Two Liberty Place at 50 South 16th Street in Center City is a 848-foot-tall skyscraper similar in style to the complex’s anchor tower One Liberty Place at 1650 Market Street, with its floor boosted by an extension on the north side of the structure. Designed by Murphy/Jahn and developed by Willard G. Rouse III of Rouse and Associates, the tower started its erection in 1988 and stands 58 stories tall. Philly YIMBY looks at the design process through drawings by Helmut Jahn that date to 1986.
The original design for Liberty Place showed two symmetrical towers placed diagonally from each other, with a 60-story tower to the northwest and a 50-story one to the southeast. Two Liberty Place originally had floor plates that were very similar to those of One Liberty Place, along with a square core. The original roof height of the tower rose 675 feet high, with a squat spire bringing the structure to 708 feet.
While One Liberty Place was under construction, developers rushed to find an anchor tenant for Two Liberty Place, which was part of the second phase that also included the Shops at Liberty Place and the hotel. After a long search, Cigna appeared interested in acting as the anchor tenant, but they were displeased with the size of the floor plates and requested the architect to increase the amount of available floor space.
The redesign process appears to have lasted from September 1986 to August 1987, between the time when One Liberty Place passed the William Penn Statue to when its first tenants began moving in. The first drawing showed a symmetrical tower that was first shown, with extra space added to the corners via terraces and angled faces. The first September 20th drawings show early sketches of the north extension, illustrated from a somewhat confusing perspective. The drawing also shows that the tower’s height has been extended to 848 feet as we see it today, though there were still major differences in the design.
The next set of drawings both date to September 20, 1986. The two sketches on the right show extra floor space added to the building when compared to the previous drawings. The sketches show a structure that would rise above the flat roof of the extension, potentially having a triangular top similar to the four sides of the two skyscrapers.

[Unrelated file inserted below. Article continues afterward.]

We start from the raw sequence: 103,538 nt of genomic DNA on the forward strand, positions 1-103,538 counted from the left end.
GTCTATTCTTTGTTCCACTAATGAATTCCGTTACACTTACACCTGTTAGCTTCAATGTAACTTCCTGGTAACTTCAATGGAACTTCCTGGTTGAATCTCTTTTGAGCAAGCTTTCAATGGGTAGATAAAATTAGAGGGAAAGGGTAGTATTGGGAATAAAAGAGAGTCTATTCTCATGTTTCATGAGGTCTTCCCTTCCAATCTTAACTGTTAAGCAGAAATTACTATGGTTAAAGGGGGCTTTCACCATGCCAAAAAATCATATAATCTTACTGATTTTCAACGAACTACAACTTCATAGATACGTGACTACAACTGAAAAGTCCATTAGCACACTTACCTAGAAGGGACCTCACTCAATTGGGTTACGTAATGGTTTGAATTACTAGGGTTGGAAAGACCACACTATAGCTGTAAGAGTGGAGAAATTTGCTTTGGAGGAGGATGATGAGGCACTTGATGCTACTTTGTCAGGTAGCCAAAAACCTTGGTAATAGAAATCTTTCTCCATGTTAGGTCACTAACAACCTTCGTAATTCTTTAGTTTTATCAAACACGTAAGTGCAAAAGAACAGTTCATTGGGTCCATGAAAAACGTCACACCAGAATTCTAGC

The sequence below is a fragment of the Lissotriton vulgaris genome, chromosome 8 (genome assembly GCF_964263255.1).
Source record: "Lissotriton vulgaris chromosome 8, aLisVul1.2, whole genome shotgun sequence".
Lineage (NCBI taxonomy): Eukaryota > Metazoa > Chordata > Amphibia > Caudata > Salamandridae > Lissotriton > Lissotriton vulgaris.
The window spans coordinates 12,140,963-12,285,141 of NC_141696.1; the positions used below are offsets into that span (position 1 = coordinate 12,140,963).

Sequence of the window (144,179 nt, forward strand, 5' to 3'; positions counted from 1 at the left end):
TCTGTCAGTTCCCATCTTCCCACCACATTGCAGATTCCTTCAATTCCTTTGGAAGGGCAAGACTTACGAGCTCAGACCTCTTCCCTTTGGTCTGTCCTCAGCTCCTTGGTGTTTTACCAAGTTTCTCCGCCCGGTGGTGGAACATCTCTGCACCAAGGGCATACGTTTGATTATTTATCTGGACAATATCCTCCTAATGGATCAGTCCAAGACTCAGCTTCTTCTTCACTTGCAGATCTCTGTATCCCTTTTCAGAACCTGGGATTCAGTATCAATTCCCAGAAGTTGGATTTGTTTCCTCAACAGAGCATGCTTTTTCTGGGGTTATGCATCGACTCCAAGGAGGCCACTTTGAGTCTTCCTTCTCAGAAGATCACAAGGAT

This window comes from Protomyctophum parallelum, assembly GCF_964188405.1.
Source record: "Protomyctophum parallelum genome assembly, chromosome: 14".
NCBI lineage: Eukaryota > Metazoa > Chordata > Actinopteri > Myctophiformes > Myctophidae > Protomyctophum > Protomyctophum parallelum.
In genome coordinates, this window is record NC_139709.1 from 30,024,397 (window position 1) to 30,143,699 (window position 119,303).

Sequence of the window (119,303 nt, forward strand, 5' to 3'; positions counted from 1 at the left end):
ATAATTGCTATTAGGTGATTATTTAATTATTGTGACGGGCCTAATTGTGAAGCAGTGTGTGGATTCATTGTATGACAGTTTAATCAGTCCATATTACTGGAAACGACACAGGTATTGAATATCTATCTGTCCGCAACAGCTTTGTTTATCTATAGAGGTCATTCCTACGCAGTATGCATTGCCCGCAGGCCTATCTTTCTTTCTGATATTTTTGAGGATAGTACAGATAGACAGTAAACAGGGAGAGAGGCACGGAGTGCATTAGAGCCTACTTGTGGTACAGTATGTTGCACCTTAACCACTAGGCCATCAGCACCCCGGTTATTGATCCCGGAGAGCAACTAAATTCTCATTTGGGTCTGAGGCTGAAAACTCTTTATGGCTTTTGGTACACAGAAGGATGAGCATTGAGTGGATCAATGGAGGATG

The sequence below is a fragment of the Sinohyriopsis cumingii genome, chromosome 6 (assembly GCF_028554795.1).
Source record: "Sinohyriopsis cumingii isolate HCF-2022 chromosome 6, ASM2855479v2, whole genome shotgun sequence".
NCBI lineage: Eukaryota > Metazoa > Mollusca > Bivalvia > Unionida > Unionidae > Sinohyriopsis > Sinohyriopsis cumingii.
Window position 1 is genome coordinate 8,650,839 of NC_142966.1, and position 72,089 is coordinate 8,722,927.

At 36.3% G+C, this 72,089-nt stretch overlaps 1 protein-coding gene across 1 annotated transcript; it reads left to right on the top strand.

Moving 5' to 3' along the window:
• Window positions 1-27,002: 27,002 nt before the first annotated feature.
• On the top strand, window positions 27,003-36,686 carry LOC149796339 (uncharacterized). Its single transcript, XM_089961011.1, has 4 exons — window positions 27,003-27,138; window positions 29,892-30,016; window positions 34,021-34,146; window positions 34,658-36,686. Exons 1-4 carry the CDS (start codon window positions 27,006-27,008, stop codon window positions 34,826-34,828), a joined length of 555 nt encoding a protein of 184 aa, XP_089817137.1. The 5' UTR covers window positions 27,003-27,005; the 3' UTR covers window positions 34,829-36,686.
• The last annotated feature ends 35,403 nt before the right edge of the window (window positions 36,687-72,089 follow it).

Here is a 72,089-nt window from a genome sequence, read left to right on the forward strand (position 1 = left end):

A set of drawings located at the One Liberty Observation Deck, with one dated on September 11, 1986, show a design where the north and south sides step up to the top of the crown, where the corners pop out to add floor space in the crown with a flat top. The drawing next to the first sketch is reminiscent to the first drawing with the added floor space on the corners, still standing 700 feet tall. The following drawing also shows the north and south face stepping up to the crown, which appears as it does today, though the tower’s façade appears mostly flat.
One of the last drawings at the observation deck also shows the same structure stepping up to the crown, but the angled edges are modified to give the tower its own unique look to the top. The very last drawing, dated November 1986, shows the tower with an oddly shaped northern extension, which steps up on three sections of the tower’s stone pattern as they are also topped with angled edges and faces. The very last sketch is from August 1987, showing the tower with the final form we see today, aside from the lower portion, which shows more floor space than exists today.
At the groundbreaking ceremony, an updated model of the complex was presented, with the mall and Shops at Liberty Place finalized. The model also reveals the final form of Two Liberty Place, though more stone cladding was planned to be integrated at the top.
While the tale of One Liberty Place is relatively well-known, the story of Two Liberty Place and its irregular shape is less familiar to many, though it’s still a notable narrative as, to this day, the tower still dominates the skyline with its impressive height and floor space.